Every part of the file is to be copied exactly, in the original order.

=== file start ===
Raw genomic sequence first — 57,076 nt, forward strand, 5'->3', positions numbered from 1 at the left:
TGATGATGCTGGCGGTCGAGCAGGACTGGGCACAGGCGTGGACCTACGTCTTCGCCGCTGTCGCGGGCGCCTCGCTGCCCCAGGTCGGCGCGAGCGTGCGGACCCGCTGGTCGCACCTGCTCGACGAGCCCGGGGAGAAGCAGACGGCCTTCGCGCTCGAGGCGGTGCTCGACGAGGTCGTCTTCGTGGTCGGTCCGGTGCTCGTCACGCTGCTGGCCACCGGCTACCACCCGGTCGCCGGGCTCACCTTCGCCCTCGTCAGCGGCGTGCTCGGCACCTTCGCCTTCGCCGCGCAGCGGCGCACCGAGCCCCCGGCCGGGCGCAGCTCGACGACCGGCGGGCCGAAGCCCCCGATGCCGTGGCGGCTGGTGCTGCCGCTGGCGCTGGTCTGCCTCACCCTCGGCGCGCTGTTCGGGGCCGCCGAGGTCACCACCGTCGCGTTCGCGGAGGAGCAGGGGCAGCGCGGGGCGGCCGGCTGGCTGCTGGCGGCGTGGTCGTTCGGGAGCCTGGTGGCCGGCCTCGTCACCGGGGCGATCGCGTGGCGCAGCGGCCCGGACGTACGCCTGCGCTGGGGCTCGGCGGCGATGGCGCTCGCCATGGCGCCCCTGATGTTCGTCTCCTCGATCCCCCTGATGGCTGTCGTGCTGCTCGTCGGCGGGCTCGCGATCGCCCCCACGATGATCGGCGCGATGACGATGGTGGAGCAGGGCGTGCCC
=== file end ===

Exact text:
Raw genomic sequence first — 57,076 nt, forward strand, 5'->3', positions numbered from 1 at the left:
TGATGATGCTGGCGGTCGAGCAGGACTGGGCACAGGCGTGGACCTACGTCTTCGCCGCTGTCGCGGGCGCCTCGCTGCCCCAGGTCGGCGCGAGCGTGCGGACCCGCTGGTCGCACCTGCTCGACGAGCCCGGGGAGAAGCAGACGGCCTTCGCGCTCGAGGCGGTGCTCGACGAGGTCGTCTTCGTGGTCGGTCCGGTGCTCGTCACGCTGCTGGCCACCGGCTACCACCCGGTCGCCGGGCTCACCTTCGCCCTCGTCAGCGGCGTGCTCGGCACCTTCGCCTTCGCCGCGCAGCGGCGCACCGAGCCCCCGGCCGGGCGCAGCTCGACGACCGGCGGGCCGAAGCCCCCGATGCCGTGGCGGCTGGTGCTGCCGCTGGCGCTGGTCTGCCTCACCCTCGGCGCGCTGTTCGGGGCCGCCGAGGTCACCACCGTCGCGTTCGCGGAGGAGCAGGGGCAGCGCGGGGCGGCCGGCTGGCTGCTGGCGGCGTGGTCGTTCGGGAGCCTGGTGGCCGGCCTCGTCACCGGGGCGATCGCGTGGCGCAGCGGCCCGGACGTACGCCTGCGCTGGGGCTCGGCGGCGATGGCGCTCGCCATGGCGCCCCTGATGTTCGTCTCCTCGATCCCCCTGATGGCTGTCGTGCTGCTCGTCGGCGGGCTCGCGATCGCCCCCACGATGATCGGCGCGATGACGATGGTGGAGCAGGGCGTGCCC